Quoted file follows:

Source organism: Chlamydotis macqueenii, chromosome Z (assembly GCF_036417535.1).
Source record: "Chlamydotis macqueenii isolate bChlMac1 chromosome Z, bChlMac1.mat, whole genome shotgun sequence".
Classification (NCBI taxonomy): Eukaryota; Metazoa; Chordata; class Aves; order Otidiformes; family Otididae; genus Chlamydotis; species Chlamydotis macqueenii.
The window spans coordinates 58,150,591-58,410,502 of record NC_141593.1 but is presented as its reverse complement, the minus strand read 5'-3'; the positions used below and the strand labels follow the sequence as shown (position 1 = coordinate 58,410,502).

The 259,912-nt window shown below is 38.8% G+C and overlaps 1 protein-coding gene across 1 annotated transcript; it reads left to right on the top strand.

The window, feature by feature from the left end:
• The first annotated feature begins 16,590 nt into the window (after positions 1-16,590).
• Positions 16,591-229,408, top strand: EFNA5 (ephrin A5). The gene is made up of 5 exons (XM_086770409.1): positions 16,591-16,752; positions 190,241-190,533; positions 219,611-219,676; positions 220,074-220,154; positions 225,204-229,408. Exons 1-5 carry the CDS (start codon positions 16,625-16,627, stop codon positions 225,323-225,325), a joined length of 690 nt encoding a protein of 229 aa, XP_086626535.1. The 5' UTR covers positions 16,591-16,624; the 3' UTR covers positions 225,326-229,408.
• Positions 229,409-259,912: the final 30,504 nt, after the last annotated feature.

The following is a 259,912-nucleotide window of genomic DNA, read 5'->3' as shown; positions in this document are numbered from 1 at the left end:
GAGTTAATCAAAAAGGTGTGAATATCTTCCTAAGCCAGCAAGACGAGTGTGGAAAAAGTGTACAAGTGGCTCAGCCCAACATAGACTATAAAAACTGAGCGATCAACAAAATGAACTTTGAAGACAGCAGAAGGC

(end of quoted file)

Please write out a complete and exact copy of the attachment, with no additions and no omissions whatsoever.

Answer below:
Source organism: Chlamydotis macqueenii, chromosome Z (assembly GCF_036417535.1).
Source record: "Chlamydotis macqueenii isolate bChlMac1 chromosome Z, bChlMac1.mat, whole genome shotgun sequence".
Classification (NCBI taxonomy): Eukaryota; Metazoa; Chordata; class Aves; order Otidiformes; family Otididae; genus Chlamydotis; species Chlamydotis macqueenii.
The window spans coordinates 58,150,591-58,410,502 of record NC_141593.1 but is presented as its reverse complement, the minus strand read 5'-3'; the positions used below and the strand labels follow the sequence as shown (position 1 = coordinate 58,410,502).

The 259,912-nt window shown below is 38.8% G+C and overlaps 1 protein-coding gene across 1 annotated transcript; it reads left to right on the top strand.

The window, feature by feature from the left end:
• The first annotated feature begins 16,590 nt into the window (after positions 1-16,590).
• Positions 16,591-229,408, top strand: EFNA5 (ephrin A5). The gene is made up of 5 exons (XM_086770409.1): positions 16,591-16,752; positions 190,241-190,533; positions 219,611-219,676; positions 220,074-220,154; positions 225,204-229,408. Exons 1-5 carry the CDS (start codon positions 16,625-16,627, stop codon positions 225,323-225,325), a joined length of 690 nt encoding a protein of 229 aa, XP_086626535.1. The 5' UTR covers positions 16,591-16,624; the 3' UTR covers positions 225,326-229,408.
• Positions 229,409-259,912: the final 30,504 nt, after the last annotated feature.

The following is a 259,912-nucleotide window of genomic DNA, read 5'->3' as shown; positions in this document are numbered from 1 at the left end:
GAGTTAATCAAAAAGGTGTGAATATCTTCCTAAGCCAGCAAGACGAGTGTGGAAAAAGTGTACAAGTGGCTCAGCCCAACATAGACTATAAAAACTGAGCGATCAACAAAATGAACTTTGAAGACAGCAGAAGGC